Recently there are efforts to pursue international companies to invest in the GCC countries. There are between 15 to 20 local and foreign pharmaceutical manufacturers in Saudi. Last November, Modern Industrial Investment Holding Group, the Malaysian Pharmaniaga and the American E-Healthline announced signing a memorandum of agreement to build a pharmaceutical industrial complex in Saudi for SAR 600 million (USD 160 million). The total revenue from pharmaceuticals in Saudi increased by 11.3% between 2008 and 2010, according to the report that confirmed a decrease in exported pharmaceuticals due to the increase in local demand . This increased focus on the development of the pharmaceutical industry has motivated and encouraged particular international companies to become more involved in the UAE pharmaceutical industry. Some are looking to start obtaining the necessary approvals from the relevant regulators to establish Research and Development (R&D) Laboratories or manufacturing plants in the UAE .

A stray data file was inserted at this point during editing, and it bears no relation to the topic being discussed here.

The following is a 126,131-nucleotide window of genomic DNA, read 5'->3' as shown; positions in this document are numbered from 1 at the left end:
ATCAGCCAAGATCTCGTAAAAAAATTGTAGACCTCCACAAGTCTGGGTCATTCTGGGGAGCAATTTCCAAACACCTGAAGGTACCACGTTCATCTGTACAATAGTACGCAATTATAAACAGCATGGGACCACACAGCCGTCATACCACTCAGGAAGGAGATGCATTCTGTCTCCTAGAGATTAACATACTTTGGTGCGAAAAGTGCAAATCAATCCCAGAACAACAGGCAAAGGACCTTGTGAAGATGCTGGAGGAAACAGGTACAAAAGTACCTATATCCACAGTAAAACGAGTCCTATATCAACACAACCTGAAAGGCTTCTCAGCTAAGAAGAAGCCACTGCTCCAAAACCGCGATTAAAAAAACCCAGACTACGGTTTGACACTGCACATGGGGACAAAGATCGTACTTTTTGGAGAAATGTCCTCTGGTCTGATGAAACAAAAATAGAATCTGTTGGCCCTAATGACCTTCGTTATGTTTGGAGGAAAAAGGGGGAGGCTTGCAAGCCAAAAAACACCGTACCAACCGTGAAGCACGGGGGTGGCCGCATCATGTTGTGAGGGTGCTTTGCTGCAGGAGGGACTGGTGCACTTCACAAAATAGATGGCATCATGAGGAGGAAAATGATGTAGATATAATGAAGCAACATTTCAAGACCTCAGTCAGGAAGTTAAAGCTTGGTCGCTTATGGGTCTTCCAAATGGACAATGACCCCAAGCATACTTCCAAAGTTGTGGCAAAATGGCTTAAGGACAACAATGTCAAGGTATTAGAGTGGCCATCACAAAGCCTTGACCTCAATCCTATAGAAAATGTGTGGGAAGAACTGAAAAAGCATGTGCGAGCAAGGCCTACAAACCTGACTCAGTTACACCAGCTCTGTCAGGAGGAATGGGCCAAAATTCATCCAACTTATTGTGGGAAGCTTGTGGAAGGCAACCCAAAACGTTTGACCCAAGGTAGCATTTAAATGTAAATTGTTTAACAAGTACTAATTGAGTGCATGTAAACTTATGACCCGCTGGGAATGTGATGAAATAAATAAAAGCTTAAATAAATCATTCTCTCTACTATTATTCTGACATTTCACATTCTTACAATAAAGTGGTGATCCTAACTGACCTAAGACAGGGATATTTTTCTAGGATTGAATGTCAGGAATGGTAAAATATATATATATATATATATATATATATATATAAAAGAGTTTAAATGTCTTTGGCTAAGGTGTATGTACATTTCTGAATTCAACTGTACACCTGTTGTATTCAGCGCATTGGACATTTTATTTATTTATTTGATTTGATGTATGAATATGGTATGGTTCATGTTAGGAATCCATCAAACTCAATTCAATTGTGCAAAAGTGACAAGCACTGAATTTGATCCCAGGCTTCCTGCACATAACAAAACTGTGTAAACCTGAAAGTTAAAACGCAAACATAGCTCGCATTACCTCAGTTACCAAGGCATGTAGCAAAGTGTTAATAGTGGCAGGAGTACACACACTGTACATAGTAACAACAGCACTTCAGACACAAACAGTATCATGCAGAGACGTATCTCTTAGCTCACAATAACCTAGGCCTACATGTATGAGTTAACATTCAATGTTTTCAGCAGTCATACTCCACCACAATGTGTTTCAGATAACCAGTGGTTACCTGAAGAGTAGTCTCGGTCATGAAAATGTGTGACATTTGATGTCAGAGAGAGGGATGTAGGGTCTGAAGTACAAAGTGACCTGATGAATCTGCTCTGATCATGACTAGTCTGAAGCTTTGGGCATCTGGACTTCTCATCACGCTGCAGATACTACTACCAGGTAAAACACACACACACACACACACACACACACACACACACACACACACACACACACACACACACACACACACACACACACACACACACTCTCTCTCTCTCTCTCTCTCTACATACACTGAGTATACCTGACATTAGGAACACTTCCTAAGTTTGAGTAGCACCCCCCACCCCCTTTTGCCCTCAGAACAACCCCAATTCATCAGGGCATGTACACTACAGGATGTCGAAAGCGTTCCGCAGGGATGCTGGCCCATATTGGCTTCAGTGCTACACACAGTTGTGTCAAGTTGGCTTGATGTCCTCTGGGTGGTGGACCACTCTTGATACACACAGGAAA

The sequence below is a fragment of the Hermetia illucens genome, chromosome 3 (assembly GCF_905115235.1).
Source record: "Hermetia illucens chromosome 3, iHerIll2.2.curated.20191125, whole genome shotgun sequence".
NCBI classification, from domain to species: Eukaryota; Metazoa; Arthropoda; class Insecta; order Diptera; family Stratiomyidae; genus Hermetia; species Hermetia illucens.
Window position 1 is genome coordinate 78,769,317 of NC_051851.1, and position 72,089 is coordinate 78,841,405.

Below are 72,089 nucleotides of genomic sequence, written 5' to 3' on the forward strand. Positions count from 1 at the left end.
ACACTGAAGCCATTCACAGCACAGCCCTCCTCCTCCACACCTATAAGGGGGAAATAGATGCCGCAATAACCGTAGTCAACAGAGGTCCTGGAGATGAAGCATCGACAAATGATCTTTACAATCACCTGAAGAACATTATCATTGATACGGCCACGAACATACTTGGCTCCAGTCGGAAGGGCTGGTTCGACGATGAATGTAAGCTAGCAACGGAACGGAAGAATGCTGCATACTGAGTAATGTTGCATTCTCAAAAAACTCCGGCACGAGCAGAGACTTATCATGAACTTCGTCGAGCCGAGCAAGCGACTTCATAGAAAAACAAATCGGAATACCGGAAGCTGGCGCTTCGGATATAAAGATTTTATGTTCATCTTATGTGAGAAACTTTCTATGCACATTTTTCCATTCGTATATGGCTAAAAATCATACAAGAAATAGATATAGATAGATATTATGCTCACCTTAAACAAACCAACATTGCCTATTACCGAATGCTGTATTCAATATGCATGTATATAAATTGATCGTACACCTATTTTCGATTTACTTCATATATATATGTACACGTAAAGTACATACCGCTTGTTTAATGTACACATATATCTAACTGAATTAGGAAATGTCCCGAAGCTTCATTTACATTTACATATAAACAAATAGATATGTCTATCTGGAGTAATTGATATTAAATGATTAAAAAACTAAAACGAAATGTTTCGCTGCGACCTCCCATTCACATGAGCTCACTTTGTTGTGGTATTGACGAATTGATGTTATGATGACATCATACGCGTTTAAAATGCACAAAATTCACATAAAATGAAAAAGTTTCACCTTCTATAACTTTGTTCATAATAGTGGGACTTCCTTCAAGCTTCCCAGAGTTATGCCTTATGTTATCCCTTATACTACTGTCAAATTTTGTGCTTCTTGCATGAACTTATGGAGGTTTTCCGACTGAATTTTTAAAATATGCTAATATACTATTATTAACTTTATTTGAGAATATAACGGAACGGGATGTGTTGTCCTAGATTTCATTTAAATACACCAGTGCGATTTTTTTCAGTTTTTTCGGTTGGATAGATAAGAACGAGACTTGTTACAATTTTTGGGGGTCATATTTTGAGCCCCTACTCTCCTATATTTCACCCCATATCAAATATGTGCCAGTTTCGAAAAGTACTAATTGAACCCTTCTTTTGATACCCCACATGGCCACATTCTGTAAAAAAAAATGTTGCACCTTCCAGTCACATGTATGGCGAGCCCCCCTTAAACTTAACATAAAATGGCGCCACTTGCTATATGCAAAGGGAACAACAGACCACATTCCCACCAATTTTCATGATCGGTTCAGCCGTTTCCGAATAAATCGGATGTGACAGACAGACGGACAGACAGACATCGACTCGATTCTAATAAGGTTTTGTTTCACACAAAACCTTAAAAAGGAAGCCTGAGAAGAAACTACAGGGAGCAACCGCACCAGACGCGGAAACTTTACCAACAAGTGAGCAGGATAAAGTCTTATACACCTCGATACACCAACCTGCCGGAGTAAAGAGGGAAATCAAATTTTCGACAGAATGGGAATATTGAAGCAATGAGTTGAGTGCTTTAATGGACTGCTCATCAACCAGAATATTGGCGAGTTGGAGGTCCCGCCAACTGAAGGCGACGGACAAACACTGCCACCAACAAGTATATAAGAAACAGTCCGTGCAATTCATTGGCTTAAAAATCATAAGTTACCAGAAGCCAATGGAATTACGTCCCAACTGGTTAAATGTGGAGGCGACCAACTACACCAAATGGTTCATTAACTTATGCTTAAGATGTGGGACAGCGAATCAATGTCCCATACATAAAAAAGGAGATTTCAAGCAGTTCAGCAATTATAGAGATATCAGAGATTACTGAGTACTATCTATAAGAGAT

Recently the UAE established a Biotech factory in collaboration with GL Rapha and Hankook Korus Pharm, two pharmaceutical companies based in Seoul, South Korea, to construct the factory and market the products . On the other hand, Julphar Company in the UAE is also developing its biosimilar biotechnology Pharmaceutical production .
Pharmaceutical Biotechnology is an expensive investment, USA invested in 2005, $12.8 billion in R&D, while Europe’s biotech sector invested only $2.7 billion. Likewise, China’s R&D “intensity” the ratio of an organization’s expenditures on R&D to its sales grew 17 times more than the European Union’s between 1999 and 2003 . At that time, you could barely hear about biotechnology in the Arab World that developed an R&D. Practically most of the companies are looking for Biosimilar. This is an alarming attitude, which will take us back to the same practice on the other Chemical Pharmaceuticals. It is believed that high investment in R&D does not produce the expected fast cash and revenues as with Biosimilar.
Biotechnology should be considered as a national security for the country. The government should be give utmost priority and as much needed support to secure the industry. With the understanding of the high investment cost in this industry, but is getting to be essential for practically all countries in the world.